Samsung “Smart” Camera Is Ridiculously Hackable

Image courtesy of Eric Hauser

A security camera in your house, that you can access remotely, might seem like a good idea at first. You can log into it from anywhere, to see what’s going on and if it really was the cat who opened your kitchen cabinets every day last week. But the problem with a thing you can access remotely is that a sufficiently determined bad actor can, too. And sometimes it doesn’t even take much determination to do.

The latest company to find its products are astonishingly vulnerable? According to a report from Ars Technica, that’d be Samsung, which is continuing to have a bad year in basically every way.

The explanation of how is a little on the tech-heavy side. Basically, the researchers explain, the devices have a web interface built into them. That web interface was discovered to be easily hackable a few years ago, so Samsung pulled it down. Users who own the cameras now have to use the more-secure Samsung SmartCloud website to access them.

But the ability to reach the original web interface is still on the cameras themselves, and that’s how the hacking team got access to the device they were testing. Using that access, they were then able to access and modify the code that lets the camera update its firmware. Once they’re able to access that code, they can do basically anything they want with it.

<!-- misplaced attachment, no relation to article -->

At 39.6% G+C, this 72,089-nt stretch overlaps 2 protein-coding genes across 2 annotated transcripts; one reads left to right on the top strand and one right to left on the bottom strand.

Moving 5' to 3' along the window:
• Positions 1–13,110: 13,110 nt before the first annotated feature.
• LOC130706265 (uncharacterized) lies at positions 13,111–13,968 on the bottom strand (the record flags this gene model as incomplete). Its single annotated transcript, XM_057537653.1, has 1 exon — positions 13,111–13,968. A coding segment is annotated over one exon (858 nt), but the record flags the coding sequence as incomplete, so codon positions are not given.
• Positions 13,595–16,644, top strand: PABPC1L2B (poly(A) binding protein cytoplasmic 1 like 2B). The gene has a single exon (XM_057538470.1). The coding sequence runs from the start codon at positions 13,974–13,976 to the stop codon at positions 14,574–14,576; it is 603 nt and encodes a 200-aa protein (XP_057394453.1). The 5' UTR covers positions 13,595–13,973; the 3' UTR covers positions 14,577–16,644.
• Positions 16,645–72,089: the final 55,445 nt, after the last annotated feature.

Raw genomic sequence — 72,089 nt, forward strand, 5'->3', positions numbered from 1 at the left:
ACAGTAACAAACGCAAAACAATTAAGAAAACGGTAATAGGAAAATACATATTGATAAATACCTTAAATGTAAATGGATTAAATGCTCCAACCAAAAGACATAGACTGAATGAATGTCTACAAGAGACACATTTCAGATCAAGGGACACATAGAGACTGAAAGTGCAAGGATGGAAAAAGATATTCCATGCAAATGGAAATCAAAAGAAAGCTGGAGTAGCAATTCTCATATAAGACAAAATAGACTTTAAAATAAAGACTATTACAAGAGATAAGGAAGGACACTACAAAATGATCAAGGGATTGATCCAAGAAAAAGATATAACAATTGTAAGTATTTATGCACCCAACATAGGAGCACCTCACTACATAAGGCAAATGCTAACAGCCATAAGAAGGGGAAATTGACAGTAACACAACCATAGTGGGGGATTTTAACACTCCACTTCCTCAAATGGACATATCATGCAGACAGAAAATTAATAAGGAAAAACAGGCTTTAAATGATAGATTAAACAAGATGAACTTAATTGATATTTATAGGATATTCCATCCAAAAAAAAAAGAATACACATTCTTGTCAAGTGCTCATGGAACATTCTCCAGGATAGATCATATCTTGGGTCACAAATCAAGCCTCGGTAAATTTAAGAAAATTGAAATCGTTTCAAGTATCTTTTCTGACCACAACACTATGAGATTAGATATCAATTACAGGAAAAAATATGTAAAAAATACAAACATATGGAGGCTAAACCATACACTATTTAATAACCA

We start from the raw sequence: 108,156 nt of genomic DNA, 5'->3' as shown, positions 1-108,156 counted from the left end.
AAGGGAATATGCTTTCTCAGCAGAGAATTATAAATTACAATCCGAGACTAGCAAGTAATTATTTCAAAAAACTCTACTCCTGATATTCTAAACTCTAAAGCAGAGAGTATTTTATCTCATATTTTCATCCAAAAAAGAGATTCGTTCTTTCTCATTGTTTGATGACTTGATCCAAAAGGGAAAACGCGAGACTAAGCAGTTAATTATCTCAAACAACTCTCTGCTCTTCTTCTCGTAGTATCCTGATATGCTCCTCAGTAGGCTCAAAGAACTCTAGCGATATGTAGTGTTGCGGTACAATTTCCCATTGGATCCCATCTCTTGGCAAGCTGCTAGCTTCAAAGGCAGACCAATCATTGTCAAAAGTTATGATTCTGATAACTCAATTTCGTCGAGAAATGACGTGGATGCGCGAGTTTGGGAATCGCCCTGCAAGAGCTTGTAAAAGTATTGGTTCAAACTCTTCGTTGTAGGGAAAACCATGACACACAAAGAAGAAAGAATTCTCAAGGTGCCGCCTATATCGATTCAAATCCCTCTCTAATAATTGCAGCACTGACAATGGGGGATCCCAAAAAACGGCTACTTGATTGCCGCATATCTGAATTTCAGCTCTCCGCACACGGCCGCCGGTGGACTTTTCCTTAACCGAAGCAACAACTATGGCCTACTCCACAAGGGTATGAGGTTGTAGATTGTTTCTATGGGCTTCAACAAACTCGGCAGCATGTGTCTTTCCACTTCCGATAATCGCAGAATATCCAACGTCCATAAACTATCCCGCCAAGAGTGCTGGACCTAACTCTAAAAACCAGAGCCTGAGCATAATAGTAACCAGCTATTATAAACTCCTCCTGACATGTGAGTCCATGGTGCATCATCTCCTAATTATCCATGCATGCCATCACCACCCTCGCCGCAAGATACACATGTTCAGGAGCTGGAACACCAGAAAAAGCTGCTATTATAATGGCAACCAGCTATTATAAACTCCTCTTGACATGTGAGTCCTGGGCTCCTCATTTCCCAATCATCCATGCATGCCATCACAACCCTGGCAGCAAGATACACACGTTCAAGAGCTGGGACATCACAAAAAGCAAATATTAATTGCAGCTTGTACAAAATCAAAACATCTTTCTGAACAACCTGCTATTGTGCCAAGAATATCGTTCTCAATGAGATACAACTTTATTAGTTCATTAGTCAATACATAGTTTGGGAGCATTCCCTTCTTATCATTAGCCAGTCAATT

It’s a complicated chain to follow for most folks, but for tech experts and hackers, it’s an incredibly straightforward thing to do. The long and the short of it is, any Samsung camera with this security flaw is vulnerable to having malicious code remotely executed on it.

The researchers confirmed that they have definitely been able to do this on a SmartCam SNH-1011 model Samsung camera — but also, as Ars points out, say that it is likely that other product models in the same line share the flaw.

Web-connected cameras are, in general, one of the most consistently, disastrously insecure product types on the market today.

Back in 2014, for example, we saw one site aggregate feeds from thousands of cameras around the world that were not secured and easily accessible. Then in 2015, researchers said it takes a handful of minutes to hack into most “smart” home security devices, including cameras.

In the sears since, we’ve only seen internet-connected devices proliferate — which means bad security is proliferating right along with. Not only are all those insecure devices leaving users vulnerable to having their privacy intruded upon and possibly their data compromised, but also the devices themselves are increasingly becoming criminal botnets that, for example, can be used to large-scale attacks on internet hosts.

In fact, a wide-scale attack that took down DNS host Dyn, and many of its clients (like Reddit, Twitter, Spotify, and others), in October has been explicitly linked to insecure webcams made in China and since recalled.

The problem is so large and difficult that the FTC recently announced a competition and $25,000 prize to anyone who actually invents a tool that home consumers can use to protect themselves from vulnerabilities in their smart stuff.

In the meantime, this particular Samsung camera issue is tricky. The researchers who discovered and publicized the flaw have also released a homebrew patch — but that’s not a sustainable long-term solution for all users, nor is installing untested third-party software necessarily going to be a popular act even for the folks who do know how.